Dentists are traditionally independent and don’t like regulatory agencies telling them what to do.
That changed with the arrival of COVID-19.
Practitioners needed to know how to keep themselves, their team members and patients safe.
Most just wanted to be given certainty in uncertain times, and they were uncomfortable with inconsistencies between the Centers for Disease Control and Prevention, Occupational Safety and Health Administration, and ADA guidelines that necessitated the use of professional judgment.
The novelty of the SARS-CoV-2 virus had placed health care in an unenviable position. With little known about the virus, the situation urgently required clinical protocols that could not wait for an accumulation of evidence. Typically, the greater the imminent threat to public health, the lower the standards of evidence in early guidance.
A review published by Cochrane that assessed national recommendations from 58 countries on aerosol-generating procedures and their mitigation concluded that there is a lack of evidence provided to support the majority of recommendations in those documents.
Even the World Health Organization provided an opinion, based on limited evidence, that failed to recognize the success experienced in settings where routine practice had resumed.
Perhaps a study of the conflicting recommendations in the guidelines from those 58 nations will provide an opportunity to observe if infection rates are reduced in a country where a specific strategy is applied when contrasted against a country where it is not.
Initial best practices in our new COVID-19 world evolved from expert opinions and limited available literature to advance what may be plausible and what can be extrapolated from experience with other viruses. This raises the question of how evidence-based dentistry is practiced during a disruptive event like COVID-19, where decisions with grave consequences must be made.
In these uncharted waters, dentists must hold fast to evidence-based practice. Critical appraisal skills must be applied to assess available literature and determine if the reasoning for intervention is plausible. An excellent example of this process is an article by Dr. Austin Goodyke, “Pre-Procedural Mouth Rinses and Mitigating Aerosol Transmission of COVID-19” in the September issue of the Journal of the Michigan Dental Association. There, Dr. Goodyke discusses a laboratory study showing that povidone iodine rinse can kill SARS-CoV-2, so its use as a pre-procedural rinse to reduce the generation of viral aerosols is plausible. But is clinical implementation reasonable? The CDC and others do not recommend using povidone iodine or any pre-rinse based on a lack of clinical evidence showing a reduction in the risk of virus transmission in dental settings.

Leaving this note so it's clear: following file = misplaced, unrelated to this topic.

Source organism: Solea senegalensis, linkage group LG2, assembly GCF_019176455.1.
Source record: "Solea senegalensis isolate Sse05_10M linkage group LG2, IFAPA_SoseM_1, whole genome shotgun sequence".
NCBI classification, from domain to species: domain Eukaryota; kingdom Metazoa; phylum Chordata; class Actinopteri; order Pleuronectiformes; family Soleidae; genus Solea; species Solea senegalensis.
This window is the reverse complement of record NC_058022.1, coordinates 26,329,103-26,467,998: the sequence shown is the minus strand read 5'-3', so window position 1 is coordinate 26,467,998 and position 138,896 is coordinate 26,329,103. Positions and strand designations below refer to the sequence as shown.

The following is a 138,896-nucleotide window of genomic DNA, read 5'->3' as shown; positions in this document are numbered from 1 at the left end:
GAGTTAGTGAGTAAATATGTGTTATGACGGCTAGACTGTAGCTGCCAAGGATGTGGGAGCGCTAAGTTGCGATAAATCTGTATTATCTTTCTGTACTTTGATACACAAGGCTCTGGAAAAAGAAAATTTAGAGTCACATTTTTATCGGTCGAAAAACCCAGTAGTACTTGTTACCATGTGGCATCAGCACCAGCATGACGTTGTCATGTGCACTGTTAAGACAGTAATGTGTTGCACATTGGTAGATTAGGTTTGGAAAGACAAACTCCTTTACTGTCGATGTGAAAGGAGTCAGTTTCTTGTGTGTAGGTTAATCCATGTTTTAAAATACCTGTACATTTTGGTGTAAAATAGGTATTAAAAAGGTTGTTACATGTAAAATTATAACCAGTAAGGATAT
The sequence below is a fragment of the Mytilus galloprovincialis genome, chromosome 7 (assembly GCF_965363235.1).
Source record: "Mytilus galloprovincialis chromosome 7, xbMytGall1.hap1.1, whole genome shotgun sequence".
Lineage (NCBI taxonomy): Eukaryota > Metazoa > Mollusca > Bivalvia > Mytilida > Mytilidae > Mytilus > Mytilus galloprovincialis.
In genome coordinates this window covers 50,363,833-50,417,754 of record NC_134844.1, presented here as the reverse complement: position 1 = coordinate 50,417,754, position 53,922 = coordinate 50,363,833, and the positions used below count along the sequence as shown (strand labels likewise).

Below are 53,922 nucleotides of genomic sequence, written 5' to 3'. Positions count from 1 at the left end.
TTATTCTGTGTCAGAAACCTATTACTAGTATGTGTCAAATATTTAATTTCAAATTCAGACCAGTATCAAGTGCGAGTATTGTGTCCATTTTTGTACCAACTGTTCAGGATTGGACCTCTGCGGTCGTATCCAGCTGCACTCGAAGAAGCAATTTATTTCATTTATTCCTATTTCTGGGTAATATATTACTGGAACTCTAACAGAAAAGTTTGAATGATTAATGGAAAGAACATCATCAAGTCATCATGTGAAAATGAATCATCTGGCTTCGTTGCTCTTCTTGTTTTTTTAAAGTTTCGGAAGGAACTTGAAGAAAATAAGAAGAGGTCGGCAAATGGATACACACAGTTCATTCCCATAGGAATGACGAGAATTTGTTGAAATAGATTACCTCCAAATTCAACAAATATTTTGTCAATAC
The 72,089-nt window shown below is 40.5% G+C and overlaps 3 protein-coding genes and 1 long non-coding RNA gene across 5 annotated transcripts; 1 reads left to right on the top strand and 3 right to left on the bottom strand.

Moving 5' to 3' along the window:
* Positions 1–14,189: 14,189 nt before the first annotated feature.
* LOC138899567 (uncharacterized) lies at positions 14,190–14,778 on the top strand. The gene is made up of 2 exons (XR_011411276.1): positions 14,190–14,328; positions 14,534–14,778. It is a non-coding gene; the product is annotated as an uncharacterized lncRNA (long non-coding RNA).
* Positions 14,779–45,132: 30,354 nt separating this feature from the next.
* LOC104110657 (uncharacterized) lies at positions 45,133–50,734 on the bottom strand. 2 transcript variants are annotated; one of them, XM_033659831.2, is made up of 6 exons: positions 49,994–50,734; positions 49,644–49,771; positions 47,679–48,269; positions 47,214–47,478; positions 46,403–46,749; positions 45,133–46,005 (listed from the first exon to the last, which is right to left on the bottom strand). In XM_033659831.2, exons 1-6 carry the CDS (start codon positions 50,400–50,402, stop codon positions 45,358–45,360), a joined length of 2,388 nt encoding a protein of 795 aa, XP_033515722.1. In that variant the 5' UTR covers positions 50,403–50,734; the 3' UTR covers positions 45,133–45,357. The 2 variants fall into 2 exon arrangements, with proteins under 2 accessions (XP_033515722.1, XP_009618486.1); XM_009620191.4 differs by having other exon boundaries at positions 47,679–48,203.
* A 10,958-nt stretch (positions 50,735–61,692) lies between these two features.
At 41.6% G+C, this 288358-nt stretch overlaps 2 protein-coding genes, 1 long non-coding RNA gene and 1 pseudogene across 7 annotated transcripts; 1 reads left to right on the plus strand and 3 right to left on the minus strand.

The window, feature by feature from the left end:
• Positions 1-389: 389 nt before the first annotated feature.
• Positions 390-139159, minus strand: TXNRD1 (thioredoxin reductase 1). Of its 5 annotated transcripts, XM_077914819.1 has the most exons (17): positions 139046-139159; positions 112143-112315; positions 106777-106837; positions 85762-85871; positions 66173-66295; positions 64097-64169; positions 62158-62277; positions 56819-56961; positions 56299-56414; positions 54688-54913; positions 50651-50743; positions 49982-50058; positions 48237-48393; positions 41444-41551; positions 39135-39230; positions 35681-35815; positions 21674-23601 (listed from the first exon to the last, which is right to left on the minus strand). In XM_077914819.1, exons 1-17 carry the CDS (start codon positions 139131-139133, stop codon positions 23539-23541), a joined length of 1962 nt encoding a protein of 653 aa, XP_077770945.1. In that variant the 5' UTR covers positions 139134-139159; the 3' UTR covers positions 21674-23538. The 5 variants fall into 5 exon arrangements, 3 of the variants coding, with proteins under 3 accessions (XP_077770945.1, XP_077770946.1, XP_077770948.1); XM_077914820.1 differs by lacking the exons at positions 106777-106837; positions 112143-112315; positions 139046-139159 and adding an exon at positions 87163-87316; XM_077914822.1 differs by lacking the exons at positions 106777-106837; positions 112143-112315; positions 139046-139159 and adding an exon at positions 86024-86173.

But, can we stop there, or is additional professional judgment required? “The absence of evidence is not evidence of absence,” merely means that we don’t know one way or the other. Therefore, we must proceed cautiously, placing ourselves on the side of patient and provider safety, weighing plausible benefits against the costs and risks.
Applying critical thinking skills will also be essential for those considering measures beyond the CDC and the ADA baseline guidance. Mitigation strategies not covered in current guidelines will require appraisal of emerging and proprietary literature.
It is well to note the success in the United States, given that oral health occupations were identified by the Department of Labor to be at greatest risk of infection from COVID-19. While there have been reports of isolated incidences of positive cases among dental staff, the sources of transmission are unknown and likely are not related to clinical care.
If dentistry is to continue to have a good story to tell, clinicians must remain vigilant for updated guidance and emerging literature to confirm what they are doing is right and determine what is unnecessary, wrong or what we simply don’t know. The only thing certain in uncertain times is change. As COVID-19 evidence rapidly accumulates, evidence-based dentistry skills will be needed more than ever to assess information and search for answers to the questions that evolve.
This editorial, reprinted with permission, first appeared in the September 2020 issue of the Journal of the Michigan Dental Association. Dr. Smiley is the editor in chief of the publication.